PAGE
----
The decision of the European Court of Justice (ECJ) in Fédération des entreprises du commerce et de la distribution (FCD), Fédération des magasins de bricolage et de l’aménagement de la maison (FMB) v Ministre de l’Écologie, du Développement durable et de l’Énergie2 is likely to affect the interpretation of REACH and in turn impact actors in the supply chain.
REACH was put in place with a view to protecting human health and the environment by regulating the production, import and trade of chemicals within the European Union and setting out informational requirements regarding those chemicals.
REACH refers to chemicals as “substances”, which may be present on their own, in mixtures or in “articles”3. Where a chemical substance categorised as being a Substance of Very High Concern (SVHC) for health or environment, particularly because of its carcinogenic, mutagenic or toxic properties, is present in a particular article above a concentration of 0.1% weight by weight (w/w), REACH Article 7 requires the producer or importer to submit a registration/notification for such SVHC to the European Chemicals Agency (ECHA). The producer or importer cannot place such an article on the market unless the specific use has been authorised. The presence of a SVHC at the stipulated concentration also obliges the supplier of the article under REACH Article 33 to provide the recipient with information.
It is not possible to obtain a blanket authorisation – each use must be specifically authorised, failing which such use will be prohibited. The process can be slow, costly, and strict time limits apply. In addition, it can be difficult to obtain required information from non-EU suppliers, or in complex supply chains, relating to each component in an article. Accordingly, it is important for actors in the supply chain to be clear whether they are obliged to seek authorisation and/or to supply information to users and consumers of the article in question.
Until now, there has been uncertainty as to whether, in the case of a complex product made up of several individual articles, these obligations apply where the concentration of the SVHC exceeds 0.1% (w/w) in the completed product, or whether the concentration in each individual component needs to be considered.
Although it is not legally binding, many actors in the supply chain rely upon guidance issued by the ECHA regarding the interpretation of REACH to help them to comply with their obligations, or to assess whether such obligations exist. In April 2011, ECHA guidance on requirements for substances in articles indicated that the duties to notify and provide information applied only if the SVHC concentration exceeded 0.1% w/w in the finished product as a whole. Several Member States, including France, adopted a more restrictive interpretation, which was less favourable to industry.
On 8 June 2011, the French Minister for Ecology, Sustainable Development and Energy (Minister) issued a notice which stated that the concentration limit should be referable to each component part of the finished product, where such component could also be classed as an article under the REACH definition in Article 3(3). In FCD/FMB the French Conseil d’État referred the following question to the ECJ for a preliminary ruling:
“Where an article within the meaning of REACH is composed of several elements which themselves meet the definition of “article”...are the obligations resulting from Article 7(2) and Article 33 of the regulation to apply only with regard to the assembled article or to each of the elements which meets the definition of article?”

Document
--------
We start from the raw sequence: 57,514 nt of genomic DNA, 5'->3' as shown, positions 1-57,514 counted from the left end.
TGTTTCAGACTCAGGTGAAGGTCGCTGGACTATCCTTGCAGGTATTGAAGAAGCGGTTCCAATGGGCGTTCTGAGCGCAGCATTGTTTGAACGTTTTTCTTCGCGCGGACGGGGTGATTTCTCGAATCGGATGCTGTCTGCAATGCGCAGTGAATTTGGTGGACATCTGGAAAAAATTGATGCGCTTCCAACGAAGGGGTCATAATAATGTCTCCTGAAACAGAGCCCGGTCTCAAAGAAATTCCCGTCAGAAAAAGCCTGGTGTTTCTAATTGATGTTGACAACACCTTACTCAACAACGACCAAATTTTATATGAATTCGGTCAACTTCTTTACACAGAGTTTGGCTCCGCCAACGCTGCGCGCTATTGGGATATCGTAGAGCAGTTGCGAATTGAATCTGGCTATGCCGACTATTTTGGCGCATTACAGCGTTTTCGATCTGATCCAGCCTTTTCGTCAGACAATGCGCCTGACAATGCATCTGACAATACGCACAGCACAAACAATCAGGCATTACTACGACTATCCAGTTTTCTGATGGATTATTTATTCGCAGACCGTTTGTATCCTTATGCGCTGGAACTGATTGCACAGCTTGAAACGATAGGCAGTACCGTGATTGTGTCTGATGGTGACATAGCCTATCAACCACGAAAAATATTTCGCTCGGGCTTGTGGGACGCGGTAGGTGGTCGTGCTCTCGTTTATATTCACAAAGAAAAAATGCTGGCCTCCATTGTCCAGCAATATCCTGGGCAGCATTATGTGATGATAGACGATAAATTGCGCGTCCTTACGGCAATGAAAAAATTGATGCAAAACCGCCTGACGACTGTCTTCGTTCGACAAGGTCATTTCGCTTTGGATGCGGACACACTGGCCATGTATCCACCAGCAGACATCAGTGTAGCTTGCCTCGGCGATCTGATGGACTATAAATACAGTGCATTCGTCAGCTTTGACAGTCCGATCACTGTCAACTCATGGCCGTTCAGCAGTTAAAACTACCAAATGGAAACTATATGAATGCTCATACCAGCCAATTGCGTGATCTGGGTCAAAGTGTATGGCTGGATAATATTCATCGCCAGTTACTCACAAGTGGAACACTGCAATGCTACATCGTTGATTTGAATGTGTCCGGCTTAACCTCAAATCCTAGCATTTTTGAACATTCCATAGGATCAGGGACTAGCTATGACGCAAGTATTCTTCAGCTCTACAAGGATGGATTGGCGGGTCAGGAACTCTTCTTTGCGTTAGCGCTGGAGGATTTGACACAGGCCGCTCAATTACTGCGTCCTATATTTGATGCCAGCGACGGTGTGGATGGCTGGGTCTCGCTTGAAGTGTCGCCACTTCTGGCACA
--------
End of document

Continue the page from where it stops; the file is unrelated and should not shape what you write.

In a significant departure from the view previously adopted by the ECHA, the ECJ upheld the view taken by the French Minister. According to the ECJ, there was no distinction between an article incorporated as a component of a complex product and an article present in isolation. Each article incorporated as a component of a complex product was covered by the duties to notify and provide information if it contained a SVHC in the relevant concentration. The important factor to consider was whether the component articles ceased to be articles in the making of the new product, for example, by a change to their shape, surface and design. The ECJ also decided that the duty to provide information extended beyond producers and importers to all operators along the supply chain. The ECHA has announced that it will update its guidance to reflect the FCD/FMB decision.
In the meantime, actors in the supply chain should ensure that they are REACH compliant, for example, by revisiting SVHC testing and information in relation to articles to be placed on the market in the EU. It may also be necessary to reconsider counterparty contracts and supply chains. While the ECJ’s test may sound straightforward, assessing a finished product in this way can be complex. Many articles likely to be affected by this interpretation may have been sourced from various countries and suppliers. This may lead to changes in the sourcing of such components or in the contractual requirements in the supply chain.
The ECJ commented that, while proportionality must always be considered, the purposes of REACH would not be served by seeking to minimise administration at the expense of limiting the protection afforded to human health and the environment by the provision of information regarding SVHCs. Ultimately, part of the intention of REACH is to encourage viable alternatives to SVHCs, to limit their use and to force the market to provide adequate information regarding their hazardous properties.
The short-term consequence is likely to be a considerable increase in the regulatory and administrative burden in the supply chain. However, the ruling removes the previous uncertainty and may serve to reduce the risk of large quantities of SVHCs being ‘lost’ in bulk article supplies, as well as stimulating research and development into alternatives.